Two local women commend 21st Century Scholars program

State leaders are promoting a change that would give all eligible students the chance to participate in the 21st Century Scholars program, an early college promise program designed to make college more affordable.

Sen. Eddie Melton’s Senate Bill 435 would automatically enroll eligible Indiana students into the program. The bill was open for amendments and a vote in the Senate Education and Career Development Committee on Wednesday.

Melton addressed the committee Feb. 8 and said boosting college attainment and getting more young people on the pathway to college is critical in our state.

“For both the Senate Democratic Caucus and the Black Legislative Caucus, it is a top priority to get legislation like this passed this year,” Melton said. “By automatically enrolling students in the 21st Century Scholars program, more of our kids, especially those in Black and other minority communities, will be able to access college with robust financial support.”

Eligible students who meet requirements receive a two- or four-year scholarship that pays up to 100% tuition at an eligible Indiana college or university and part of the tuition at private or independent colleges, according to

Currently, eligible students must sign up for the program during middle school, and 40% of Indiana students qualify for the state’s 21st Century Scholars program. Statistics, however, show only half of those eligible students pursue the opportunity.

Allison Kuehr, communications director for the Indiana Commission for Higher Education, said the proposed change is to automatically enroll all financially eligible seventh and eighth grade students into the program.

“Students will still need to sign the 21st Century Scholar pledge with consent from a parent or guardian and complete the required action steps to maintain their scholarship throughout high school, but the initial enrollment barrier will be removed,” Kuehr said.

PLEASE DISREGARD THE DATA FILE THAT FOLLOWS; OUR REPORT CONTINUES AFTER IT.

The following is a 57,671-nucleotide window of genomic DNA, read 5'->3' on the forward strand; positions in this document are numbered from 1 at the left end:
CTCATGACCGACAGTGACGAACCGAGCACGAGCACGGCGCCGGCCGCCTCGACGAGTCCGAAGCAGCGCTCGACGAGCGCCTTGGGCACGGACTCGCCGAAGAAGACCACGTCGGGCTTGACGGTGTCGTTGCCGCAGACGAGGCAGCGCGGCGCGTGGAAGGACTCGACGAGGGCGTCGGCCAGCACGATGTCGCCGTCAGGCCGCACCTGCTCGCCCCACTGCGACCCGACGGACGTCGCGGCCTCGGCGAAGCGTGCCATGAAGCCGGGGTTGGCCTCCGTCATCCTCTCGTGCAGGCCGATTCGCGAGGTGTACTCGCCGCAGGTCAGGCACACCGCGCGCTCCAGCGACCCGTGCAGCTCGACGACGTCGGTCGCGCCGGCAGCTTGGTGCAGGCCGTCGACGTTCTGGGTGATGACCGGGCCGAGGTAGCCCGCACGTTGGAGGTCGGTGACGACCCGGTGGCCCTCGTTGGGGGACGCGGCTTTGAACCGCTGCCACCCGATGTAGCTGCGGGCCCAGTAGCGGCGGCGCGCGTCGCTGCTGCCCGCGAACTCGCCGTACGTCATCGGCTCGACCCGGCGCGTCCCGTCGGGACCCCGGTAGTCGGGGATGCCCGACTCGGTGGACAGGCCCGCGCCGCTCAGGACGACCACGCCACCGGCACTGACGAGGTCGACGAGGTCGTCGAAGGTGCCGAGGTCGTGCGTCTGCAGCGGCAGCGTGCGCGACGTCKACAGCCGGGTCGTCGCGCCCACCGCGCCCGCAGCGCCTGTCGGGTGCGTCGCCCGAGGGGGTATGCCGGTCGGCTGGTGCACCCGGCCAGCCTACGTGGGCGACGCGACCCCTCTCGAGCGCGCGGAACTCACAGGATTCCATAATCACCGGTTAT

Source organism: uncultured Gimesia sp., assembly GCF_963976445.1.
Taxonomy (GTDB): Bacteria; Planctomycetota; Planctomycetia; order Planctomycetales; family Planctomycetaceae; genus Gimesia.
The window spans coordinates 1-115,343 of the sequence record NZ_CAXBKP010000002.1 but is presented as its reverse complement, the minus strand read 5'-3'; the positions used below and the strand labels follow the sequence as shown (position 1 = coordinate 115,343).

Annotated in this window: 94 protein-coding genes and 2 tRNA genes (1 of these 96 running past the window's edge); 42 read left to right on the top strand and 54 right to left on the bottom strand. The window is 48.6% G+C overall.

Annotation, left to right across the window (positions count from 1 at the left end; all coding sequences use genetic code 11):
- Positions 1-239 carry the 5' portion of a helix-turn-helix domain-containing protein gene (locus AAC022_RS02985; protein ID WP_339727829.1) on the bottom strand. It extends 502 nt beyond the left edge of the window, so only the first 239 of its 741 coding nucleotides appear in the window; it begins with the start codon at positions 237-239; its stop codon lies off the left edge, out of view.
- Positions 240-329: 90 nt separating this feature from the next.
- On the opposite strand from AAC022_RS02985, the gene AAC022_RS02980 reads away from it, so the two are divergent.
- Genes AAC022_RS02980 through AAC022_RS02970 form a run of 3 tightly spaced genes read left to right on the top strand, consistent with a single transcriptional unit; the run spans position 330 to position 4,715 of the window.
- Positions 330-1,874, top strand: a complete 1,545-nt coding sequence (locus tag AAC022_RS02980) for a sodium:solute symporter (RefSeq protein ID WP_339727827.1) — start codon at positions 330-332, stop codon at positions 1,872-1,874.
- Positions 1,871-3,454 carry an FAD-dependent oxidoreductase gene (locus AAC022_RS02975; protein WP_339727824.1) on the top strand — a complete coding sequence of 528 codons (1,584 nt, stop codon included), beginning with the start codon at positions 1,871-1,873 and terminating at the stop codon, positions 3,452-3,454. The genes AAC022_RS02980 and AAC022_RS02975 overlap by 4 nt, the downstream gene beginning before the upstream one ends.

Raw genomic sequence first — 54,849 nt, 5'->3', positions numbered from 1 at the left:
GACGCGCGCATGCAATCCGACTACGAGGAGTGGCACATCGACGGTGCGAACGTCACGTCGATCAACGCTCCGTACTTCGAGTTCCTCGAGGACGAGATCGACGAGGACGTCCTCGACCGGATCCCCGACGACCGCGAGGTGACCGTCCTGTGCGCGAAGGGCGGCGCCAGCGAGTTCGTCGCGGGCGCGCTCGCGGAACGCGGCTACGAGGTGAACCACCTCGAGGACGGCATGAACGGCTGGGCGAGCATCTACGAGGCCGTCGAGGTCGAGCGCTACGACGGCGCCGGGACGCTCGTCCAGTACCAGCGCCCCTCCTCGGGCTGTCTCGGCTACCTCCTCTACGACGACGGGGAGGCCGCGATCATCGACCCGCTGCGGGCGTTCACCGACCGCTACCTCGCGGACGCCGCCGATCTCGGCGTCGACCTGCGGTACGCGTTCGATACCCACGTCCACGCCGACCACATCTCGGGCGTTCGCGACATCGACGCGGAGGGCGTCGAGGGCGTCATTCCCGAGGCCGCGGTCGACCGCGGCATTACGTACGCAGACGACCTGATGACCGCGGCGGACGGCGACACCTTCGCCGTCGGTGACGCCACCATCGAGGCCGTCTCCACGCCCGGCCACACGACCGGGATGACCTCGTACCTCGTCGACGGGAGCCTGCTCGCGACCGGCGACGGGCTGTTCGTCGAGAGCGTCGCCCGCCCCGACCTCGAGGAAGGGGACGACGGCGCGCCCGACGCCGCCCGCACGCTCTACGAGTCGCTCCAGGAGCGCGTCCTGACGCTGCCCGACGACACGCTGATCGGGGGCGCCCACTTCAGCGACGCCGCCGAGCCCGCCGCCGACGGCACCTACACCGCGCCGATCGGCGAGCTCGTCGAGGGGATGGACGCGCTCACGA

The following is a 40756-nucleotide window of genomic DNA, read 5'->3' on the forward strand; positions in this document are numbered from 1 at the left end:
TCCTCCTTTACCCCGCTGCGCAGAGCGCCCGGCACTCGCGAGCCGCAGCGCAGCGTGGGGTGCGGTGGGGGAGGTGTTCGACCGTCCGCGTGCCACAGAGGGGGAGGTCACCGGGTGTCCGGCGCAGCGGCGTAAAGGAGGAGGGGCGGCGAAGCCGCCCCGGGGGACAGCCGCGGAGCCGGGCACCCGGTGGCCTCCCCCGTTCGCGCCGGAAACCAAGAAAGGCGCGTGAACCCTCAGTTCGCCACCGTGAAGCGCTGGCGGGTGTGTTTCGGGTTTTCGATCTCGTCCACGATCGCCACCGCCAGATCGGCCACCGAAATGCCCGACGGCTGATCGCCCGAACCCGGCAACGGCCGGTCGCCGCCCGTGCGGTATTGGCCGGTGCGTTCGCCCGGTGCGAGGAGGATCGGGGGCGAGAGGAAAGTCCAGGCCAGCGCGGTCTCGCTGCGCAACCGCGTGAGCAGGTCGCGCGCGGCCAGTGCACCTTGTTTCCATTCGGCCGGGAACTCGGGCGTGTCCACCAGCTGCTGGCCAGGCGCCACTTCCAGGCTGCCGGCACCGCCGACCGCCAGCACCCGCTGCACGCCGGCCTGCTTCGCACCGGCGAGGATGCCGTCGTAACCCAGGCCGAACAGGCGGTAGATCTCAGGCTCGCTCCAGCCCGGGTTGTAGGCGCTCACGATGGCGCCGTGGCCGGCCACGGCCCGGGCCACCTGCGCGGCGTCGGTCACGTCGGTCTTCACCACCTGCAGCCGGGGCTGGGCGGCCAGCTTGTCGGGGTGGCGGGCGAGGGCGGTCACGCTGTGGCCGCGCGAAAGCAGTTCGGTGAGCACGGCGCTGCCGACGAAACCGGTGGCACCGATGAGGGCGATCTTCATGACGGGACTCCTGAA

Tara DeWitt, a graduate of Crothersville High School, benefited from the 21st Century Scholars program and is now a second grade teacher at Crothersville Elementary School in her fourth year of teaching.


“I do not recall receiving the (21st Century Scholars) paperwork or remember discussing it with any teachers or counselors in middle school,” DeWitt said. “Counselors or teachers could have discussed it, but I do not remember. “

She knew it was a scholarship but was unaware of the importance of 21st Century Scholars at the time and did not know what the program consisted of or what it meant, she said.

“Throughout college, the requirements were to have 30 credit hours with attainable grades, and 30 credit hours in college as a working student was challenging,” DeWitt said. “I maintained the 21st Century Scholars status for a few years, but due to a previous car accident, I was unable to maintain the requirements but was then able to receive the next scholarship.”

She said without the 21st Century Scholars program or the scholarship that was given to her, she does not believe she would have achieved all she has today.

DeWitt knew at an early age she wanted to attend college and earn a degree and she wanted to work with children, but she didn’t know what career choice was for her. When she received her acceptance letter, she was ecstatic, she said.